There is no Irish university in the world’s top 100 as the country’s higher education sector falls further in global rankings.
Trinity College Dublin has dropped from 88th to 104th, while the country’s largest university, UCD is down 25 places to 193rd.
Five of the seven universities, as well as Dublin Institute of Technology, have dropped in the QS World University Rankings 2019. The University of Limerick and Maynooth University have held their own.
It has a sparked a new round of warnings about how a funding shortage and staffing controls are damaging Ireland’s universities and the country’s reputation.
As other countries spend increasing amounts on higher education, austerity-era cuts in funding as well as staffing controls in Irish universities, which have not been reversed, is leaving Ireland trailing behind.
According to QS, “an indicator-by-indicator performance indicates that the challenges facing Irish higher education are myriad.”
Seven of the country’s eight institutions saw their rank for ‘academic reputation’ drop, while all eight receive lower ranks for ‘employer reputation’.
“This suggests that institutions in other nations are receiving an increasing share of global academic and employer recognition, at the expense of Irish institutions” the rankings agency said.
Seven of the country’s eight universities also receive a lower rank for ‘citations per faculty’, indicating that Irish research impact has declined relative to universities in other nations. It leaves Irish universities are no longer ahead of the average, but level with it.
UCD president Prof Andrew Deeks said while the Government “perseveres with austerity level funding”, countries like China were investing billions.”
Prof Deeks pointed out that, in 2008, UCD ranked 86th in the world in QS in terms of student:teacher ratio but now it was in 536th position, down 70 on last year alone.
He said a continuing deterioration in UCD’s student:teacher ratio “can no longer be endured” and said a range of options to tackle this issue EMBAR were being brought before the next meeting of its Governing Authority.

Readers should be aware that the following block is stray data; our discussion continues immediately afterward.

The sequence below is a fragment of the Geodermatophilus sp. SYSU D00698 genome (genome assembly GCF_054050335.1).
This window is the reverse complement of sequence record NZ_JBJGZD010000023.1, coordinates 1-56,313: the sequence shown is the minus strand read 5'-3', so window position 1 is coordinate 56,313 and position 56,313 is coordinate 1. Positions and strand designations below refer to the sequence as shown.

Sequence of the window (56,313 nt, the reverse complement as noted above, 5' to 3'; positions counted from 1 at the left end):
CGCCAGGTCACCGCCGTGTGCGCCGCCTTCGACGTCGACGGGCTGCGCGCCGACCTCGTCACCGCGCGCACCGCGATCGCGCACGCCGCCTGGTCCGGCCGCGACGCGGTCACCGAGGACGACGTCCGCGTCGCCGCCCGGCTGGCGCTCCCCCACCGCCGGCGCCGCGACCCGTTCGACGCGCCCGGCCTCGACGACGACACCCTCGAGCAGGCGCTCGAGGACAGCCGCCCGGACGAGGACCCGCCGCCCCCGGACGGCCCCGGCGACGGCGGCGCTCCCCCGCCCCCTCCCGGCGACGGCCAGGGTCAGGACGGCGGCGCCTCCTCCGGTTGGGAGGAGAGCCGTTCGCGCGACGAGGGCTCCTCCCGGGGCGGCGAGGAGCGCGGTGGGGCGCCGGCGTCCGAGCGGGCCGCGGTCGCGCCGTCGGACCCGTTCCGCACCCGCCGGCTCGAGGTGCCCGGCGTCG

Irish Universities Association (IUA) director general Jim Miley said it was ”time to stop delaying a decision on a proper funding model for Irish third-level education.”
While there was some comfort for Trinity in being ranked Ireland’s leading university, its dean of research, Prof Linda Doyle said “Irish universities are sliding because we can’t compete on funding.”
Education Minister Richard Bruton ignored the downward trend and said the rankings “reflected a strong performance overall by Ireland”.
He said that such rankings did not consider the quality of teaching or the quality of learning, or measure how universities tackled educational disadvantage, or support students with special educational needs.
Globally, Massachusetts Institute of Technology is named the world’s leading university for a record-breaking seventh consecutive year.
University of Oxford (5th) has usurped its longtime rival, the University of Cambridge (6th) to be the UK’s top institution
The UK and the USA have seen their performance stabilise, with slightly more improvements than drops.
Continental Europe’s best university remains ETH Zurich.
World University Rankings 2019: Ireland
|104||88||Trinity College Dublin (TCD)|
|193||168||University College Dublin (UCD)|
|260||243||National University of Ireland, Galway (NUIG)|
|388||283||University College Cork (UCC)|
|422||391||Dublin City University (DCU)|
|511-520||501-550||University of Limerick (UL)|
|751-800||651-700||Dublin university of Technology (DIT)|